several denunciations identified them as part of
the group "Primera Fuerza (First Force)"
and others as part of the "Máscara Roja (Red
Mask)". They are PRI affiliated and operate
mainly in the Yabteclum communities, Los Chorros
and Puebla, in the municipality of Chenalhó. This
group is attributed with the slaughter of Acteal
in 1997, in which 45 people were assassinated.


Lack of will


According to the investigations of Onécimo
Santiago, so far this year the presence of
paramilitary groups has been registered in at
least six occasions. All of them were denounced by
the respective indigenous communities.


According to Armando del Río Leal, Public
prosecutor of the Specialized Unit for Crimes
Committed by Probably Armed Civil Groups, 56
previous inquiries against people pertaining to
those groups have been integrated.


Nevertheless, Jose Montero, coordinator of the
legal area of the Human Rights Centre Fray
Bartholomé de las Casas, indicated that, as far as
the Fox government was concerned, "none of
the paramilitaries have been charged".


Last week, the Network of Communitarian Human
Rights Defenders, the non governmental
organization Global Exchange and the CIEPAC, gave
the Proceso a list of 200 people accused by
diverse communities to belong to
"paramilitary groups" and to perpetrate
diverse crimes: from murder, kidnapping and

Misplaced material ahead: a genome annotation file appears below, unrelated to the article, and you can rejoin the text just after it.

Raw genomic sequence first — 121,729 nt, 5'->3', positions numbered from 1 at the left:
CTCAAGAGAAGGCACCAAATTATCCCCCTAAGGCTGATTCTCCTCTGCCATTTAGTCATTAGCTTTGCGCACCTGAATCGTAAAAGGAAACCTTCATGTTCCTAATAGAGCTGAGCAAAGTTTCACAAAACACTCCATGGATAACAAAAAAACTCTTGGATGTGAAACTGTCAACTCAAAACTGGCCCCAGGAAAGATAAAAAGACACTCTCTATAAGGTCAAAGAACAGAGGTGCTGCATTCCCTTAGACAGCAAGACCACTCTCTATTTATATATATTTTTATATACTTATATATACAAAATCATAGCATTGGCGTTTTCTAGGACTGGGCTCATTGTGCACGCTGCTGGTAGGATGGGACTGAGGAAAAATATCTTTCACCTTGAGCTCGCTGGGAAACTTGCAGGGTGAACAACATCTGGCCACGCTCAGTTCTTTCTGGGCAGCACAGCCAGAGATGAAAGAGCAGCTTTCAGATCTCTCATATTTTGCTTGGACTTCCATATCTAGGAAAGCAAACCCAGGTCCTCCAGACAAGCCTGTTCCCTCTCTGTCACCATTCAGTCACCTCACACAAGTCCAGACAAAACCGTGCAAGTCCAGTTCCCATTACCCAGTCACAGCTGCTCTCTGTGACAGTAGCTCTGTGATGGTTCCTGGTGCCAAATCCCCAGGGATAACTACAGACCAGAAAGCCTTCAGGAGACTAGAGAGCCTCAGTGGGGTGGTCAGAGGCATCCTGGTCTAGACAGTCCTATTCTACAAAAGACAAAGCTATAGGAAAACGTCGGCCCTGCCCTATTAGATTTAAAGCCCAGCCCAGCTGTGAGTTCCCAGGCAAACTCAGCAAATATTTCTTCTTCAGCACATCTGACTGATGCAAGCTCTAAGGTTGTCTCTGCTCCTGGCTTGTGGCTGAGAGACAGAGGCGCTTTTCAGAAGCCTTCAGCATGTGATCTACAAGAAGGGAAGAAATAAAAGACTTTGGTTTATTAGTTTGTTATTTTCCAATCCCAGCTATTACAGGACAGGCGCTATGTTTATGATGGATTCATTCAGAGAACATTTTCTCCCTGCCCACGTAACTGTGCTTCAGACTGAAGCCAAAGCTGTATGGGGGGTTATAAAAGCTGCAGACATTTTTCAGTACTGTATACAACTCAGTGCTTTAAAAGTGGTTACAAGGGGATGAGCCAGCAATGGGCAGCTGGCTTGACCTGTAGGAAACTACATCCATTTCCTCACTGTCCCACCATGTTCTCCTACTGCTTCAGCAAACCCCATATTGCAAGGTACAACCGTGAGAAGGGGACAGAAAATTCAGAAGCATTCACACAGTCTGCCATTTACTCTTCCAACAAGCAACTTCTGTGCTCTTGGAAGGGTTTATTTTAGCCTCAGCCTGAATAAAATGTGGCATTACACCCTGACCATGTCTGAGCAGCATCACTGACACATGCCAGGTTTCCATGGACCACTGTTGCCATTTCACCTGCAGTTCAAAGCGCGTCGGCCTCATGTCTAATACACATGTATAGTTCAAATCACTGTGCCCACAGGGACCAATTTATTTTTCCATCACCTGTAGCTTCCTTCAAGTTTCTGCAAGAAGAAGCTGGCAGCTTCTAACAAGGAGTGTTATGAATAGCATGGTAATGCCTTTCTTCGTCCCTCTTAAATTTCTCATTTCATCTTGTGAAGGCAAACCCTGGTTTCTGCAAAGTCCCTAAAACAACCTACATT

tortures to robbery and threats.


"All these people are free, have not been
investigated, although there are hundreds of
letters and testimonies incriminating them",
Ernesto Ledezma, director of the Chiapas Program
of Global Exchange, commented.


In his report, Onécimo Hidalgo agrees:
"Although a special office exists to take
care of the subject of the armed groups, nothing
has been done against them, and the operatives do
not demonstrate a real will to deactivate
them".


He explains: "If the PGR has the disposition
to silence these groups, it would have to carry
out a disarmament process, the seizure of uniforms
and communication radios and the dismantling of
the infrastructure on which these groups are
operating, as well as sanction the municipal
authorities and civil employees that have
protected and covered them".


He continues: "The de-paramilitarization
won’t be solved by merely arresting the leaders,
if the resources giving them power remain intact:
the arms and the official protection. Enough to
mention, that 83 people were jailed for the Acteal
massacre, but 10.500 Indigenas of Chenalhó remain
displaced, because they have no guarantees to
return without being harassed by these
groups".


According to the last annual report of the Fray
Bartholomé de las Casas centre, between 1995 and
the year 2000, the paramilitary groups have been
responsible for the murder of 122 people and the
disappearance of other 21. They are also
responsible for the unavoidable displacement of 21
thousand people.

Author: Homero Campa (trans.by Dana)

News Service: Proceso 20/08/01

URL: http://www.eco.utexas.edu/faculty/Cleaver/chiapas95.html